Cecilia Sjöholm reads Hannah Arendt as a philosopher of the senses, grappling with questions of vision, hearing, and touch even in her political work. Constructing an Arendtian theory of aesthetics from the philosopher's fragmentary writings on art and perception, Sjöholm begins a vibrant new chapter in Arendt scholarship that expands her relevance for contemporary philosophers.
Arendt wrote thoughtfully about the role of sensibility and aesthetic judgment in political life and on the power of art to enrich human experience. Sjöholm draws a clear line from Arendt's consideration of these subjects to her reflections on aesthetic encounters and works of art mentioned in her published writings and stored among her memorabilia. This delicate effort allows Sjöholm to revisit Arendt's political concepts of freedom, plurality, and judgment from an aesthetic point of view and incorporate Arendt's insight into current discussions of literature, music, theater, and visual art. Though Arendt did not explicitly outline an aesthetics, Sjöholm's work substantively incorporates her perspective into contemporary reckonings with radical politics and their relationship to art.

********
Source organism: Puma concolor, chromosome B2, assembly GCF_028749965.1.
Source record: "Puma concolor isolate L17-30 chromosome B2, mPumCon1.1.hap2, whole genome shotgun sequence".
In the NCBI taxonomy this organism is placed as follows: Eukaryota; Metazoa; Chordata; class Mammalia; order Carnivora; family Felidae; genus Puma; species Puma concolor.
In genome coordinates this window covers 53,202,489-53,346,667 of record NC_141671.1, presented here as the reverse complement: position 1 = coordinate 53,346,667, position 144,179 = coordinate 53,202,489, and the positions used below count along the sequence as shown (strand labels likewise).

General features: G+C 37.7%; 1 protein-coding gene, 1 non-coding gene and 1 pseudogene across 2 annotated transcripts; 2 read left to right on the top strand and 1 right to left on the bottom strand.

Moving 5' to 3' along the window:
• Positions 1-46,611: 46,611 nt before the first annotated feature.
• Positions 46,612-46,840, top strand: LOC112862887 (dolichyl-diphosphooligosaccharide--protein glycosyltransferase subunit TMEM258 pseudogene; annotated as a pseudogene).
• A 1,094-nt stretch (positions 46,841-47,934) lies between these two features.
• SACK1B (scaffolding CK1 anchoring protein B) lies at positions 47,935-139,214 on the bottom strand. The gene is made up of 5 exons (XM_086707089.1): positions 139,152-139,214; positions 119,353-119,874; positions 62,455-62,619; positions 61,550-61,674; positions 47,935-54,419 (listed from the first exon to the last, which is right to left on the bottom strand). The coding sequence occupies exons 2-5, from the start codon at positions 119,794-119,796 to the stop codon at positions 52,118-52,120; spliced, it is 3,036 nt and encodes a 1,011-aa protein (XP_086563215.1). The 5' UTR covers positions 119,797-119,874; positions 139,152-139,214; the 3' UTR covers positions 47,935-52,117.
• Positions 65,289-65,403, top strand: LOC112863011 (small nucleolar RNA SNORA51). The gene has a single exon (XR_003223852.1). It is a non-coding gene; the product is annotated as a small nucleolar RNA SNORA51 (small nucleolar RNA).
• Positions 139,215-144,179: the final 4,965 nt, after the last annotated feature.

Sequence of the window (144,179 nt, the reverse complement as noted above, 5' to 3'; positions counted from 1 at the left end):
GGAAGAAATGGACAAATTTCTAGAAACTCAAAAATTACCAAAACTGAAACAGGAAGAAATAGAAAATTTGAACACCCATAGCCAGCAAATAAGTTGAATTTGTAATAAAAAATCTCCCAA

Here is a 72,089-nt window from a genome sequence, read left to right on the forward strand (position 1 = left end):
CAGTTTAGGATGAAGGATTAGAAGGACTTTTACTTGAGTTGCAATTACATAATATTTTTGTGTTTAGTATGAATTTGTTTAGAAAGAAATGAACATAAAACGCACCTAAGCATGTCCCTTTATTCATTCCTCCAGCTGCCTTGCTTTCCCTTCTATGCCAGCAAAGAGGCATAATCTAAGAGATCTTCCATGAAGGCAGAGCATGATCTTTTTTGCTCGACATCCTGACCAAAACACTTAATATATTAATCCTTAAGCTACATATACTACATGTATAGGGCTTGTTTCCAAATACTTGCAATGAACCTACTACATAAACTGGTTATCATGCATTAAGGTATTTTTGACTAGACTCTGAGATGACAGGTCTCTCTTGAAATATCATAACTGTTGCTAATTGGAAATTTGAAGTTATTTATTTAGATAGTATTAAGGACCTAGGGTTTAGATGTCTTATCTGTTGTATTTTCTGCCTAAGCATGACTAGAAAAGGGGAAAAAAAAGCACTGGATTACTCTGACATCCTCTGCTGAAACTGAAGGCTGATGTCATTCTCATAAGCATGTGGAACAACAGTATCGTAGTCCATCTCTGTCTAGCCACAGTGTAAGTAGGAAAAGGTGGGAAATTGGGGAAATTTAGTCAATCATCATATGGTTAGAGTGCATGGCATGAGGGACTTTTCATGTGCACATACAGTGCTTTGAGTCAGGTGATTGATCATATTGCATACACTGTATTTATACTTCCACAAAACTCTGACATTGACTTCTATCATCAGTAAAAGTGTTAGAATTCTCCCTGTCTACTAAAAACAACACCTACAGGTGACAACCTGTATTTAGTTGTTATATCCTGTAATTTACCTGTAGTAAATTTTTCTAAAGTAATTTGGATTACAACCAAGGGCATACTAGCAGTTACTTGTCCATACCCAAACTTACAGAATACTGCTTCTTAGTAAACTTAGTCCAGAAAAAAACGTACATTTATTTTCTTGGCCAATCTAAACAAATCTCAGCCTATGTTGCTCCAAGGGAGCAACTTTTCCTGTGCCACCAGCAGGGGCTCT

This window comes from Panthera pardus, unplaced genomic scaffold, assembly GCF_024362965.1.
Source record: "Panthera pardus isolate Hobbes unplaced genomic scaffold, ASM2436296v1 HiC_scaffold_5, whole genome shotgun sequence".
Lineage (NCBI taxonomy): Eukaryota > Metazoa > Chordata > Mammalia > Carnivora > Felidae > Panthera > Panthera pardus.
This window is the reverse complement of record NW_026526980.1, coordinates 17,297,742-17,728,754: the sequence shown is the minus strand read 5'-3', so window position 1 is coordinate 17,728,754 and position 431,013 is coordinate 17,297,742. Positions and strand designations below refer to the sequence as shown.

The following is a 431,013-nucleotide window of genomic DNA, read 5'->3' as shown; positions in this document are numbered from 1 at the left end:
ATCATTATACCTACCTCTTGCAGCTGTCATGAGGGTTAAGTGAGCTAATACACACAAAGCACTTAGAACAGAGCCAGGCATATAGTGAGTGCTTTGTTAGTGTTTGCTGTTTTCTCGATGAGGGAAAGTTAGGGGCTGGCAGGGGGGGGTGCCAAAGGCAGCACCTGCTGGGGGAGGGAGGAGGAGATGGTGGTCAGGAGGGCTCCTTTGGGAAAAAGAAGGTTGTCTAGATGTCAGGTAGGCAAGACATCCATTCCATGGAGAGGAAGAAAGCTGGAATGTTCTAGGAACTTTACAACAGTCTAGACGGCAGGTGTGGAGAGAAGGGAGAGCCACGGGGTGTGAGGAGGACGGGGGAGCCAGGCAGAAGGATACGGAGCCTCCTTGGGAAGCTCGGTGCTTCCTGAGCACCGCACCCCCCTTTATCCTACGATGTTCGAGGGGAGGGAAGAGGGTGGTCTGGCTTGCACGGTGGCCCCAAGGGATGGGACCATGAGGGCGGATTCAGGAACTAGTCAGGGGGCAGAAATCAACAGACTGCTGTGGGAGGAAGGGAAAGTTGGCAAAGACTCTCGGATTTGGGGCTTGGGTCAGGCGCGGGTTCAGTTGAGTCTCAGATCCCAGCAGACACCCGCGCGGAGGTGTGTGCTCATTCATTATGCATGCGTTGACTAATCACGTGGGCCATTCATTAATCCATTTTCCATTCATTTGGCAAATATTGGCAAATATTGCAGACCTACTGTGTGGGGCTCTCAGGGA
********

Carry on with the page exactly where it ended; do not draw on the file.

|Publisher:||Columbia University Press|
|Series:||Columbia Themes in Philosophy, Social Criticism, and the Arts|
|Product dimensions:||8.90(w) x 6.00(h) x 1.00(d)|
|Age Range:||18 Years|
About the Author
Cecilia Sjöholm is professor of aesthetics at Södertörn University. Her research focuses on issues in phenomenology and aesthetics, with a particular emphasis on the history of aesthetics and its relation to politics. Her books include Regionality/Mondiality: Perspectives on Art, Aesthetics, and Globalization (with Charlotte Bydler); Kristeva and the Political; and The Antigone Complex: Ethics and the Invention of Feminine Desire.
Table of Contents
1. Sensing Space: Art and the Public Sphere
2. The Work of Art
3. The Encroachment of Others
4. Tensions of Law: Tragedy and the Visibility of Lives
5. Comedy in the Dark: Arendt, Chaplin, and Anti-Semitism